10 Tips To Sharpen Your Contract Negotiation Process

Contract negotiation is important in the world of business. The art of negotiation has been a long time subject in many self-help books. Negotiating is all around us; from our daily lives to important business deals. The number one rule in contract negotiation strategies is to ensure a win-win situation. Having a contract that benefits both parties will increase the chances of a settlement. In the context of real estate procurement, a win-win situation for PMs would typically mean affordable price for quality services or products, and an adequate profit margin to achieve economies of scale for vendors.

Ensuring a win-win situation between product & service suppliers and project managers will benefit both parties in any your real estate procurement project

When it comes to contract negotiation, it is crucial to set clear objectives to ensure that both parties are on the same page, so as to avoid unclear expectations resulting from different interpretations. Ensure that all terms and conditions including compensation terms, deadlines and after-sales services are agreed upon. 

Here are 10 contract negotiation tips to aid in your next negotiation session, along with some pointers on what to look out for when drafting a water-tight contract in the future. 

Contract Negotiation Strategies

Adopting proven time management tips into your work methodologies can increase productivity, resulting in a successful outcome for your real estate projects.

1. Keep an eye on the clock

We’ve all heard the saying “time is money”, and it especially rings true for contract negotiations. Ensuring a timely response during contract negotiations helps lower the chances of undesirable situations from occurring, as well as derailing talks leading to a sales/agreement. Responding promptly is crucial in warming conversations and preventing interested parties from defecting to other alternatives. As such, good time management is key, particularly for executives dealing with queries or clients daily. Read here for more time management tips.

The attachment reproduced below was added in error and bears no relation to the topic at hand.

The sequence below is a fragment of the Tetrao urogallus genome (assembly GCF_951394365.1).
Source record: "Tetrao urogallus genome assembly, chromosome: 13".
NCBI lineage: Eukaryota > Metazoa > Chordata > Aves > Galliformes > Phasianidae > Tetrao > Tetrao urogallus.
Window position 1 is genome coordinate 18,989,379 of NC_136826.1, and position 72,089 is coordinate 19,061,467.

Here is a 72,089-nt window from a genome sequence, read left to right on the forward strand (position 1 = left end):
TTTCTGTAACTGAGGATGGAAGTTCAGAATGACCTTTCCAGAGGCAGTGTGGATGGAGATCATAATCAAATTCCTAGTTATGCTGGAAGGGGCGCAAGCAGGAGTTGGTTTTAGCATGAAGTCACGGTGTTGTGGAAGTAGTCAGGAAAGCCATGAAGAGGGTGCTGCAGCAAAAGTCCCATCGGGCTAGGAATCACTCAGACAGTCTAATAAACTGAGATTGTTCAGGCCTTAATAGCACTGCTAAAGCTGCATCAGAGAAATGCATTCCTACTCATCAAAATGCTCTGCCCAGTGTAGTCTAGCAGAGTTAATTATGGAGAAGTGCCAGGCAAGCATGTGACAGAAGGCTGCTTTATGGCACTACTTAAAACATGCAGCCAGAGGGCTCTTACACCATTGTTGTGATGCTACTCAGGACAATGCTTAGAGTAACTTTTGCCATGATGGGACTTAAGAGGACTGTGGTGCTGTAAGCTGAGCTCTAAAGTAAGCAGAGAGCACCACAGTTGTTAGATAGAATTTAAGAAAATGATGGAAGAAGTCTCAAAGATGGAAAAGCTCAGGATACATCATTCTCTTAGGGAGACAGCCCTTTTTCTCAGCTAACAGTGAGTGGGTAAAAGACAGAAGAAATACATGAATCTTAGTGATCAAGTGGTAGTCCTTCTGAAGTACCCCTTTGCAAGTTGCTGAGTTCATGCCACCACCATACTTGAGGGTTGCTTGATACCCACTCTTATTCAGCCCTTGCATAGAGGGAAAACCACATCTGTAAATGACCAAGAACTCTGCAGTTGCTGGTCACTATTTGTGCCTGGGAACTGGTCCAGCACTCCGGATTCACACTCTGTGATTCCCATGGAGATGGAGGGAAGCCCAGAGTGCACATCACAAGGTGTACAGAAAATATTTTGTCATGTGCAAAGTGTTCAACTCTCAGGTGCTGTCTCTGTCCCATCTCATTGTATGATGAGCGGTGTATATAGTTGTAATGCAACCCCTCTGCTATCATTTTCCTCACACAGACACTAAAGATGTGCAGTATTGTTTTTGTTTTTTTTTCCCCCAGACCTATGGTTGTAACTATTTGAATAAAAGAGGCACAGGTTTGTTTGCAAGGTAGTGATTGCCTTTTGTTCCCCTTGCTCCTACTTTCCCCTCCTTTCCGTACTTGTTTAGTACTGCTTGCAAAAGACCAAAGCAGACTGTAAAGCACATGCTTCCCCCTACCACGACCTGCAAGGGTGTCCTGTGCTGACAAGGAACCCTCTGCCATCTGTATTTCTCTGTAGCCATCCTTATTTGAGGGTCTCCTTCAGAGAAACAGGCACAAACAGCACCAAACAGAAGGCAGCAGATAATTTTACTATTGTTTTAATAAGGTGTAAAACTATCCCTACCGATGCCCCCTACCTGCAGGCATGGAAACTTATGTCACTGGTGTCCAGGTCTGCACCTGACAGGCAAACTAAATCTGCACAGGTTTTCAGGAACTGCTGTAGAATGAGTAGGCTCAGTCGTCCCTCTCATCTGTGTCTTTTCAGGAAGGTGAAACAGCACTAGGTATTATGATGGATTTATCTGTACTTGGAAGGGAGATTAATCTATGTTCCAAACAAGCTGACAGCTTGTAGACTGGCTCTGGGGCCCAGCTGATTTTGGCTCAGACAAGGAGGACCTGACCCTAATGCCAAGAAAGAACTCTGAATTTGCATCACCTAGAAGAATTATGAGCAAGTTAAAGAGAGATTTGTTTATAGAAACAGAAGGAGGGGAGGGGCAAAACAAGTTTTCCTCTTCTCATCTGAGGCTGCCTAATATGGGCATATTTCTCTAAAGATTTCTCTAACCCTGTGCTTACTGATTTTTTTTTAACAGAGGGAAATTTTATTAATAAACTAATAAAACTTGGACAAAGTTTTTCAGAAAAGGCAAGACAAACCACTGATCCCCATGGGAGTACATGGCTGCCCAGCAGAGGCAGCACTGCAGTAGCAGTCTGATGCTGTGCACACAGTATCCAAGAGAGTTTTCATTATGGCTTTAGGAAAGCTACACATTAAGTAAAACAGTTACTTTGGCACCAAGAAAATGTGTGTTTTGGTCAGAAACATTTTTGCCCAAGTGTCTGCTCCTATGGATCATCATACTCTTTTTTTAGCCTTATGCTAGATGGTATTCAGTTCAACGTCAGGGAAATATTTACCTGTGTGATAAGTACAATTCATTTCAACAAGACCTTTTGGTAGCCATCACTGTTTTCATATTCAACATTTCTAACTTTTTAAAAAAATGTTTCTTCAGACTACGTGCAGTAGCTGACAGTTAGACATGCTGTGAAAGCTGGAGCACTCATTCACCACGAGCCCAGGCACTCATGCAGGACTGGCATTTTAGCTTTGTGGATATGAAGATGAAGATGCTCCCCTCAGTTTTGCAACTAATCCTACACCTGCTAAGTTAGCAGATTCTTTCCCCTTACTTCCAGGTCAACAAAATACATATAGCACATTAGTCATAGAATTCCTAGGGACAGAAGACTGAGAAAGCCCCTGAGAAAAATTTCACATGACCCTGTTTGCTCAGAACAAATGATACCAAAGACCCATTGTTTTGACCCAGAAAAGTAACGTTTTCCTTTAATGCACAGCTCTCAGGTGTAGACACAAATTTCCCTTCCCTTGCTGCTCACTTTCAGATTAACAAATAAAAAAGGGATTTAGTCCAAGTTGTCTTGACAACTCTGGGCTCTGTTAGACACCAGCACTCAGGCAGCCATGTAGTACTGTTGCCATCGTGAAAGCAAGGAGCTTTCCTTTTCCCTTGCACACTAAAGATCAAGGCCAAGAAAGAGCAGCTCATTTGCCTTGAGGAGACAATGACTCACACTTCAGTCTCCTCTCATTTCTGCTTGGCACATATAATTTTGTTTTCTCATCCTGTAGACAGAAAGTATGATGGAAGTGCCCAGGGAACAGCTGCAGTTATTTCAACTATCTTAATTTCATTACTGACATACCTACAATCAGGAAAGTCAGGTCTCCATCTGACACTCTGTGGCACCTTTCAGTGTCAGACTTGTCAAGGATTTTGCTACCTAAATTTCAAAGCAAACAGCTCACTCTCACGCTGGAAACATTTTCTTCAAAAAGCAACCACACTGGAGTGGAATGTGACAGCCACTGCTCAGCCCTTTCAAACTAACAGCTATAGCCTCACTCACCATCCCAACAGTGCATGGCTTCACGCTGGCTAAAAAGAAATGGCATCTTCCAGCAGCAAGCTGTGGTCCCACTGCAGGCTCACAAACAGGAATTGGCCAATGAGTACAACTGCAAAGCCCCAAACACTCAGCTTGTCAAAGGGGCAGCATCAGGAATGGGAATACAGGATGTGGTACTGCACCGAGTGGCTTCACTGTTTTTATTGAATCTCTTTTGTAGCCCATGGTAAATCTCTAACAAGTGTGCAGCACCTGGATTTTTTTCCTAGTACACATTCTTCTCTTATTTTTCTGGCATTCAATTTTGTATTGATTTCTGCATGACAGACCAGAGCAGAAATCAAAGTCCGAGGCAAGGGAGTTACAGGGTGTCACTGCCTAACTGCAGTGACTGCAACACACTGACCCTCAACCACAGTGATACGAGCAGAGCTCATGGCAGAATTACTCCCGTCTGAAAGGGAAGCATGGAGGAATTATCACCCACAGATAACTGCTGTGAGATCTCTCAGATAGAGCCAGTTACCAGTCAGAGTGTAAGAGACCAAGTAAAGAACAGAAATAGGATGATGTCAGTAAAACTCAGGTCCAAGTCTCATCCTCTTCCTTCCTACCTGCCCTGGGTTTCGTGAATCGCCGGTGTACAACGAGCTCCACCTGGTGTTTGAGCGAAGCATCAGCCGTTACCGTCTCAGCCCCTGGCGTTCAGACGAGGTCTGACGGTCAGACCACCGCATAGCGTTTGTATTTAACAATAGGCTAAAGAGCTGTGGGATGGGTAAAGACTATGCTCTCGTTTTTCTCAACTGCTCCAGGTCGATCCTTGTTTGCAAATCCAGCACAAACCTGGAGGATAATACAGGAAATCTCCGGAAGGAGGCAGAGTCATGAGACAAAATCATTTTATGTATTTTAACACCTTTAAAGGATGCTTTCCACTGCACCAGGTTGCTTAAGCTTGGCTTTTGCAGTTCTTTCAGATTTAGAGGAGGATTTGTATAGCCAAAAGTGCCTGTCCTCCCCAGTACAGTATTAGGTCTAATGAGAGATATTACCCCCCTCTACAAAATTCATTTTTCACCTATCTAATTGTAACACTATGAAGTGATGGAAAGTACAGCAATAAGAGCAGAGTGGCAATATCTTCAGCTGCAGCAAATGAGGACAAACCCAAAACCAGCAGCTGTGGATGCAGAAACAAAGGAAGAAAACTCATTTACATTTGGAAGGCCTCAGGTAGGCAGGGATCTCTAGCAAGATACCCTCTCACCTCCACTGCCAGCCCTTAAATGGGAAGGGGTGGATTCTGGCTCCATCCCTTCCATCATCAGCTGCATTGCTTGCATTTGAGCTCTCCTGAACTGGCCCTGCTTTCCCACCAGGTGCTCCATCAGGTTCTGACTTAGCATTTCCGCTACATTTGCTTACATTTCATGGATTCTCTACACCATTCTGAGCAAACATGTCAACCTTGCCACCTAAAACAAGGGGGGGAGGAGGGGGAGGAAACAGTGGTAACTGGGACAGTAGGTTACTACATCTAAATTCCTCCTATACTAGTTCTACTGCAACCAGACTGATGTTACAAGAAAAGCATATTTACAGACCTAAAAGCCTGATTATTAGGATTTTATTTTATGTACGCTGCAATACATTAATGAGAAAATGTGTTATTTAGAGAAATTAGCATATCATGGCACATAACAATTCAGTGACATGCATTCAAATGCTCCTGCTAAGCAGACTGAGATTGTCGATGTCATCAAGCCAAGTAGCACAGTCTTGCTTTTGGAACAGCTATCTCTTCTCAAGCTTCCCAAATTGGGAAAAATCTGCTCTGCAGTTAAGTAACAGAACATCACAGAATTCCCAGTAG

“Time is more valuable than money. You can get more money, but you cannot get more time.”

2. Include a warranty clause

It is essential to include a warranty clause in your contract in the case of defective items or unsatisfying services; that way, there is crystal clear agreement established prior to safeguard both parties’ responsibilities. Warranty clauses can range from repairs, replacement or refunds. A section of utmost importance that must never be overlooked.

3. Assess the risks involved

Before carrying out steps to manage risks like liability clauses and insurances, you have to know what the chances are to remedy them. There are standard risks such as defaulting on payments, or reputation risk by associating with bad actors, etc. Risks may change based on the external environment. Hence, it is paramount that contract regulations and requirements are kept to prevent violation of any contract laws and partaking in risk-averse activities.

“If you don’t invest in risk management, it doesn’t matter what business you’re in. It’s a risky business.”

The non-disclosure agreement should define what information will be considered confidential information during your contract negotiation

4. Include a confidentiality clause to protect your company from the competition

Enforcing a non-disclosure agreement before pre-contract negotiations happen, protects the intellectual property of a business. This enables negotiations to occur with ease and without the fear of information leaking to unintended audiences. Confidentiality clauses are of the most standard practices when negotiating.